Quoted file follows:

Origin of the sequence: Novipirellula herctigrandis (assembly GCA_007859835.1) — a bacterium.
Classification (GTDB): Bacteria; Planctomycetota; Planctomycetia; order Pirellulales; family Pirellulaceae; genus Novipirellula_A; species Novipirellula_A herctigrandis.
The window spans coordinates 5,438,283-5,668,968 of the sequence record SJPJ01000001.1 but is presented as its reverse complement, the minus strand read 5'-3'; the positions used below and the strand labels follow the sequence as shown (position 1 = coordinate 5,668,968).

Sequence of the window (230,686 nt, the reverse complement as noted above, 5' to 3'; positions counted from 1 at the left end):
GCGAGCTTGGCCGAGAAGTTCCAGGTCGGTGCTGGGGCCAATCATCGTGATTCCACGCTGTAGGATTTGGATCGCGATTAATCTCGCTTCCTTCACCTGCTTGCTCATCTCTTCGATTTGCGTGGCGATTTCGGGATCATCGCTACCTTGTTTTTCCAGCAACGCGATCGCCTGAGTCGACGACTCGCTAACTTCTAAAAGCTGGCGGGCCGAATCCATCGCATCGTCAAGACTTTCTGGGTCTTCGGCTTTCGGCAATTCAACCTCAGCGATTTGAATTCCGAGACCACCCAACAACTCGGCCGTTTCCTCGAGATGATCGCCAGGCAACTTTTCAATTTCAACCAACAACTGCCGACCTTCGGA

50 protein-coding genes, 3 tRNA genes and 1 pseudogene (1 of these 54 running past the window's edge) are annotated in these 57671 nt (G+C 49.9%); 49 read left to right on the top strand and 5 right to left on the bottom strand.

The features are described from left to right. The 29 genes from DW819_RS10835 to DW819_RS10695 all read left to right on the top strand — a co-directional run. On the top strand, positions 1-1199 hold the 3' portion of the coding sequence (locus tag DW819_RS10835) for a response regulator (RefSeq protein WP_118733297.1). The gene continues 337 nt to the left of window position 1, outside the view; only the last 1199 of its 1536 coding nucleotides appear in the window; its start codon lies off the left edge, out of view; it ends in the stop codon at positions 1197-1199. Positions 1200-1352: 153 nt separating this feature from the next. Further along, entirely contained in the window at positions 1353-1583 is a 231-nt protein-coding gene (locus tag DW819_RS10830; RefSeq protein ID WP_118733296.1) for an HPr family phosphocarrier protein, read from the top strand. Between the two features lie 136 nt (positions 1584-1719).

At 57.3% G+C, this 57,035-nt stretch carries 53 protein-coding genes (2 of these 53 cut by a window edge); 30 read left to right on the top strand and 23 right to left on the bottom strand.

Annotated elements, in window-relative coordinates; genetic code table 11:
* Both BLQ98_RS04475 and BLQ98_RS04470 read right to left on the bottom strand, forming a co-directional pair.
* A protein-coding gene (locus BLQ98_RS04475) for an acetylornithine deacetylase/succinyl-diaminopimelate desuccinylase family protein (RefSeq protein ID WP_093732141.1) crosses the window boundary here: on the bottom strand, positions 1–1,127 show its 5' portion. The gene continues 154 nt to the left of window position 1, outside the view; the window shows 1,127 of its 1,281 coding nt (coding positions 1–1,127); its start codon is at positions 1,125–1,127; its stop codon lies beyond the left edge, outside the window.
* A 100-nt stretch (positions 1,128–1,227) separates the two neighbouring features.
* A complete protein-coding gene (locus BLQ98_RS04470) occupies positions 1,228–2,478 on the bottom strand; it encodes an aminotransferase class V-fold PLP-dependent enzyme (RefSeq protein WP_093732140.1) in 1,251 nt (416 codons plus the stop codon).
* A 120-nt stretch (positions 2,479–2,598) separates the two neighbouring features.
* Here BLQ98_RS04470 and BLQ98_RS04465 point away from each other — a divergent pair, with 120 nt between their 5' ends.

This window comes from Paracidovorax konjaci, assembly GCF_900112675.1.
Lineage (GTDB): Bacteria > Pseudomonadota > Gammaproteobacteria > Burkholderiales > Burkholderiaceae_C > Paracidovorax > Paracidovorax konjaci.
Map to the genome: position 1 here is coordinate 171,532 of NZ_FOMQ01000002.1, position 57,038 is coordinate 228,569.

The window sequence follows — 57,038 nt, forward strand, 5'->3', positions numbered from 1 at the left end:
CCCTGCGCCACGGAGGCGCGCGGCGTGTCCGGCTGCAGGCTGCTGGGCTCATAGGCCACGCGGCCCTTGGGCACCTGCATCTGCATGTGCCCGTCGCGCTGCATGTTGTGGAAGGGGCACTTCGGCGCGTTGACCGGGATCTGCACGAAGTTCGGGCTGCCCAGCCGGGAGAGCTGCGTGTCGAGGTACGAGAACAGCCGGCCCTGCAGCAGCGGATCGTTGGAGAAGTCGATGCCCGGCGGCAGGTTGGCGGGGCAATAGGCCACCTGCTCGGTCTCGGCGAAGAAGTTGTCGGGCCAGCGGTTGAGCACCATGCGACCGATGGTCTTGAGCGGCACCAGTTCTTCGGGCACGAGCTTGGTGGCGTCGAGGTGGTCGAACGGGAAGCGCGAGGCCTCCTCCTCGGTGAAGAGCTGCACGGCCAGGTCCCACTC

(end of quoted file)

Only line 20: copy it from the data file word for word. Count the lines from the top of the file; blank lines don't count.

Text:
CCCTGCGCCACGGAGGCGCGCGGCGTGTCCGGCTGCAGGCTGCTGGGCTCATAGGCCACGCGGCCCTTGGGCACCTGCATCTGCATGTGCCCGTCGCGCTGCATGTTGTGGAAGGGGCACTTCGGCGCGTTGACCGGGATCTGCACGAAGTTCGGGCTGCCCAGCCGGGAGAGCTGCGTGTCGAGGTACGAGAACAGCCGGCCCTGCAGCAGCGGATCGTTGGAGAAGTCGATGCCCGGCGGCAGGTTGGCGGGGCAATAGGCCACCTGCTCGGTCTCGGCGAAGAAGTTGTCGGGCCAGCGGTTGAGCACCATGCGACCGATGGTCTTGAGCGGCACCAGTTCTTCGGGCACGAGCTTGGTGGCGTCGAGGTGGTCGAACGGGAAGCGCGAGGCCTCCTCCTCGGTGAAGAGCTGCACGGCCAGGTCCCACTC